How to Auto Backup Files to USB Media When Connected

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Aaron Kili

Aaron Kili is a Linux and F.O.S.S enthusiast, an upcoming Linux SysAdmin, web developer, and currently a content creator for TecMint who loves working with computers and strongly believes in sharing knowledge.

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5 Responses

  1. Richard Steven Hack says:

    I just use fwbackups. I define backup jobs for each of my four data partitions and /home, set the times to backup in the fwbackups GUI, mount the drives and go to bed. Runs nicely every night.

    Who needs the command line and scripts? Fwbackups does incremental backups nicely and the only time it fails is if the target disk is out of space for some reason (or a file to be backed up has the wrong permissions.)

  2. Harald Dunkel says:

    If I got this right, then all your disks with vendor ID 125f will be overwritten with a backup, as soon as you plug them in. To avoid accidentally losing data, wouldn’t it be reasonable to check for a file system UID or some other unique string, besides the common vendor ID?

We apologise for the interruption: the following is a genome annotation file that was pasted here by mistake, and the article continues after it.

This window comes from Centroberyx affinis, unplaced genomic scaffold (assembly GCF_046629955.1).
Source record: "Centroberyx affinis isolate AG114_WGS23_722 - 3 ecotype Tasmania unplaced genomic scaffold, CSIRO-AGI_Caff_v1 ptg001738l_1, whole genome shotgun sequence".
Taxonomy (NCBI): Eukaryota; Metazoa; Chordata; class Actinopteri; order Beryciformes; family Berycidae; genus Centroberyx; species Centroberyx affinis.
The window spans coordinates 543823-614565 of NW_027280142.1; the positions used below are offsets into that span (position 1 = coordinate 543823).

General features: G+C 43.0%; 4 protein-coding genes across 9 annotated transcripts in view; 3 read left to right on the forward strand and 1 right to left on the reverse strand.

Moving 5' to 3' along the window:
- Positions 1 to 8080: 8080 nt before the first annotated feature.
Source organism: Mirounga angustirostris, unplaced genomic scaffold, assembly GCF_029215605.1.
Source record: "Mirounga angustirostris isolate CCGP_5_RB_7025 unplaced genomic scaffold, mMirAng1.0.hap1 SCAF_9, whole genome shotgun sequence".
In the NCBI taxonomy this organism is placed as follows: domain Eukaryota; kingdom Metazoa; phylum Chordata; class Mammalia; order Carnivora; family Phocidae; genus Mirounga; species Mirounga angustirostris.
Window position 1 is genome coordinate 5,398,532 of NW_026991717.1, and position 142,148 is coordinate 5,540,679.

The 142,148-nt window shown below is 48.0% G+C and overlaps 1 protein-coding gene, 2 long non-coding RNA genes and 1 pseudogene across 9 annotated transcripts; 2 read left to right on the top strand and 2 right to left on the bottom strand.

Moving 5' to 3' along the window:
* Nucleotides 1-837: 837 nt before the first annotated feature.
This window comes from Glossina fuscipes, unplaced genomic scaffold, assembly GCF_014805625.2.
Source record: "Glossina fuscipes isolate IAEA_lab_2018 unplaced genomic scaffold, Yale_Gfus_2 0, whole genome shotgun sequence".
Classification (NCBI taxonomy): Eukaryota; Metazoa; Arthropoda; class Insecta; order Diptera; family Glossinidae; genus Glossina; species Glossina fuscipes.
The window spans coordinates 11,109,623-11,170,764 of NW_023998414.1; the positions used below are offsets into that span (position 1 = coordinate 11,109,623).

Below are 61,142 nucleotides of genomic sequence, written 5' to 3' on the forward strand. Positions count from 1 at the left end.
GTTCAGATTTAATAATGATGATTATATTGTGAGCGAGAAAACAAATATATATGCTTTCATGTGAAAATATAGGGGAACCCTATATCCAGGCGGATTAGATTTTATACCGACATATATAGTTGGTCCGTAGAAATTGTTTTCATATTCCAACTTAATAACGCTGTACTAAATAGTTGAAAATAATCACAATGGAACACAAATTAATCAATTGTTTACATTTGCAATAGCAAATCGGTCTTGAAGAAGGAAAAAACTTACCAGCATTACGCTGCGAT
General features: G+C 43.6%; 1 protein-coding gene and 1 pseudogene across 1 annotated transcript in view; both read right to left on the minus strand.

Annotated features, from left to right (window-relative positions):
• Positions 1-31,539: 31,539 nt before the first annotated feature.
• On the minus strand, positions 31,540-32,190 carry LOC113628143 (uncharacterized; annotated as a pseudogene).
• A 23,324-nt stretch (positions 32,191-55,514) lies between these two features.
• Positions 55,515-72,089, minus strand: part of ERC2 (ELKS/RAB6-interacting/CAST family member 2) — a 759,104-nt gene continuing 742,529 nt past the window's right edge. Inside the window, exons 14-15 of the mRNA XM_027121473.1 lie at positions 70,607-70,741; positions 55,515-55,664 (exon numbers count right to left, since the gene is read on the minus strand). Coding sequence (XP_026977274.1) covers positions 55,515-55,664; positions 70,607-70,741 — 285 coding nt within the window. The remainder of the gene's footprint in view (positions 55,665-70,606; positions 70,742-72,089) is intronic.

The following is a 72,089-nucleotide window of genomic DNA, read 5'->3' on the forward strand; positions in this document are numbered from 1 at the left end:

3. p6ril says:

    Nice post, but I think I spotted a few errors. In the rule the line RUN+="/bin/backup.sh" refers to a script named backup.sh while in the rest of the post the script is called autobackup.sh.

    In the script itself, the rsync command refers to $MOUNT_LOC while it’s actually $MOUNT_POINT that is declared. Finally it would be nice to have some explanation about SYMLINK in the rule (especially the %n part which isn’t obvious). Besides these details, excellent use case. Thanks.

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